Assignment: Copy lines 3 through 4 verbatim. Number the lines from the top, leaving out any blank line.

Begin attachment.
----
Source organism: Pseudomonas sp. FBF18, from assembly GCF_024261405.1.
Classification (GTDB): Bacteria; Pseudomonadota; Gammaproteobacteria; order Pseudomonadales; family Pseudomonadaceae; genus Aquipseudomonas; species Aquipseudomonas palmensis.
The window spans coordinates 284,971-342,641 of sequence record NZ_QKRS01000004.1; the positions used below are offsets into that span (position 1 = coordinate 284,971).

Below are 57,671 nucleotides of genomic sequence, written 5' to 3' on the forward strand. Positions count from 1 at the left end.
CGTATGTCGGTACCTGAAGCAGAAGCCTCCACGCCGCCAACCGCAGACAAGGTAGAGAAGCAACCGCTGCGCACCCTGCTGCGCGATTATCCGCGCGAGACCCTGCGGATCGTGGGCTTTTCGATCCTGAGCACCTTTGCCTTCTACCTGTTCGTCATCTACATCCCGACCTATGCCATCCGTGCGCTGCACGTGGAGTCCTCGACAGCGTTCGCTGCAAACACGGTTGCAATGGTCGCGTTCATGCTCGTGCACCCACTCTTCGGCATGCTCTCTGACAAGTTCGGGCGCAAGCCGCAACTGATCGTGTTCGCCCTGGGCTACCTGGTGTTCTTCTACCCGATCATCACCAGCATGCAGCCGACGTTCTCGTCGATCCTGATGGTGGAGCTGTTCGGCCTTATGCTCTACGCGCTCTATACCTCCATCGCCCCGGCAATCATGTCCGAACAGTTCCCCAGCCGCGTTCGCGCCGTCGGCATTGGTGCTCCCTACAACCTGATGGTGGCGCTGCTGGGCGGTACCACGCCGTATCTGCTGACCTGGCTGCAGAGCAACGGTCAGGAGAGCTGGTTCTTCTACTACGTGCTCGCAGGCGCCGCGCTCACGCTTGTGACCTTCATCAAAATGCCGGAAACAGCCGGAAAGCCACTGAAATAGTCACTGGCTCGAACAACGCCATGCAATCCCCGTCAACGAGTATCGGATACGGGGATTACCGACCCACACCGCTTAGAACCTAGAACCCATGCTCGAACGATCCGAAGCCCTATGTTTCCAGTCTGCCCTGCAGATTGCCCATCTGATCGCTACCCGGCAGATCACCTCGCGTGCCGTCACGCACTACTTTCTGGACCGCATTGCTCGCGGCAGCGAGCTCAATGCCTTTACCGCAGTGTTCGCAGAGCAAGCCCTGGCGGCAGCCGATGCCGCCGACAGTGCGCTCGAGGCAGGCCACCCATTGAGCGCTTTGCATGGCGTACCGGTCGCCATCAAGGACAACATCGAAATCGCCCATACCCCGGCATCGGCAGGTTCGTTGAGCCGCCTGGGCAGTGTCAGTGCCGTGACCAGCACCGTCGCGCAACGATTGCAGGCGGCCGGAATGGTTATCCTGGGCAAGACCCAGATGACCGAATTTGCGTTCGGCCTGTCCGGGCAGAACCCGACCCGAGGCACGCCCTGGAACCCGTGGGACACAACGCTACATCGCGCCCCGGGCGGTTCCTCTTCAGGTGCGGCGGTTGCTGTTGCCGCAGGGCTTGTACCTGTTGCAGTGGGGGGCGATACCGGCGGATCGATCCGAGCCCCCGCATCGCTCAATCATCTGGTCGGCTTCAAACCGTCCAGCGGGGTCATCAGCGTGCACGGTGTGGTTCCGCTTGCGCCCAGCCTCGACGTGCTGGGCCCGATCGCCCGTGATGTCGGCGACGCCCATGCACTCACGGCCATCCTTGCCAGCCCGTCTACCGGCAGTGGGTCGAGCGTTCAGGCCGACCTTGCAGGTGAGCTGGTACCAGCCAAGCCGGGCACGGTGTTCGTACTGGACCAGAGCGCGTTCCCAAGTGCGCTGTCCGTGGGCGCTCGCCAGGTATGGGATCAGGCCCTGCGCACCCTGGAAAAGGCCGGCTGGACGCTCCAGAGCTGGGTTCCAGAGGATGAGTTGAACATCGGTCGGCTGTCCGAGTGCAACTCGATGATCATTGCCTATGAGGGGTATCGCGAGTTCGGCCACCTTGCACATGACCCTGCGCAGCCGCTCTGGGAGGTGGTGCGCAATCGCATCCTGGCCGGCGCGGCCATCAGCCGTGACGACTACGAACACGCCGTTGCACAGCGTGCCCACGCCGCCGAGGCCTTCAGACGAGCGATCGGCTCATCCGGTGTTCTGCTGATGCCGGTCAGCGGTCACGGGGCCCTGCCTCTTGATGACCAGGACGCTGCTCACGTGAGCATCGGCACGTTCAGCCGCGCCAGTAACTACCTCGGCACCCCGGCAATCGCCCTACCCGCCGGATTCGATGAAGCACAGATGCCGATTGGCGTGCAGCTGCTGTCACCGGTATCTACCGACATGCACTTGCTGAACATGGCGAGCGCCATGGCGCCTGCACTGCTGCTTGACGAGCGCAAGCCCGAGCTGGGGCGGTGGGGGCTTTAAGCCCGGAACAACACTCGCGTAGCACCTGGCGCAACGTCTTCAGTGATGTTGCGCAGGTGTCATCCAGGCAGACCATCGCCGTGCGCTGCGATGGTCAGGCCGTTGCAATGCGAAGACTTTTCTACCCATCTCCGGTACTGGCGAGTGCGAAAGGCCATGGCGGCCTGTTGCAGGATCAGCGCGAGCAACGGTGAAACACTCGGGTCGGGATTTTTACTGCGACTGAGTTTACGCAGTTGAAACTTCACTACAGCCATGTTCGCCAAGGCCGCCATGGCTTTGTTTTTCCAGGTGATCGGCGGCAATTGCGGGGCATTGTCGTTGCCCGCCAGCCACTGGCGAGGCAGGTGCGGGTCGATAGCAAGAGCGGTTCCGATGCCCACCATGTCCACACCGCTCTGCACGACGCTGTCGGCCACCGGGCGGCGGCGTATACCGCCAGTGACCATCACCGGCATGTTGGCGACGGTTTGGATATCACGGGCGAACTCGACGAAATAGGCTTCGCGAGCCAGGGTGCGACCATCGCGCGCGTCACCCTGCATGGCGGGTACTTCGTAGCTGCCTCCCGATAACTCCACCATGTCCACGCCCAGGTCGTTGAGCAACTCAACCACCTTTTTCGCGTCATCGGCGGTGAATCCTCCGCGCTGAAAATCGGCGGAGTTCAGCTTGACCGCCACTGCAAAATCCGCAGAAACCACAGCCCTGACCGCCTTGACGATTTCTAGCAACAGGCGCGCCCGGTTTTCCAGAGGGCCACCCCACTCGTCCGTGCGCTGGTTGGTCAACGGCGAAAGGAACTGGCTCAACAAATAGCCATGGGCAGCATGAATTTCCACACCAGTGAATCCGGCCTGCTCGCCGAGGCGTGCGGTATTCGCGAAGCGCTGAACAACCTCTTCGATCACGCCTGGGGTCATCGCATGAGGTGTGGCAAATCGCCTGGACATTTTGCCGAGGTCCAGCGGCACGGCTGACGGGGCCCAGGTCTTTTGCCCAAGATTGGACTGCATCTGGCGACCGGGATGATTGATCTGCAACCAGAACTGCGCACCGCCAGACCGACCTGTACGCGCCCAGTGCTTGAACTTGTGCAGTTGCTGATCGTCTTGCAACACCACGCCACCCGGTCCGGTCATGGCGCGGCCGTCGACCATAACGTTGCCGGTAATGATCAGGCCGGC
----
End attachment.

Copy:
The window spans coordinates 284,971-342,641 of sequence record NZ_QKRS01000004.1; the positions used below are offsets into that span (position 1 = coordinate 284,971).

Below are 57,671 nucleotides of genomic sequence, written 5' to 3' on the forward strand. Positions count from 1 at the left end.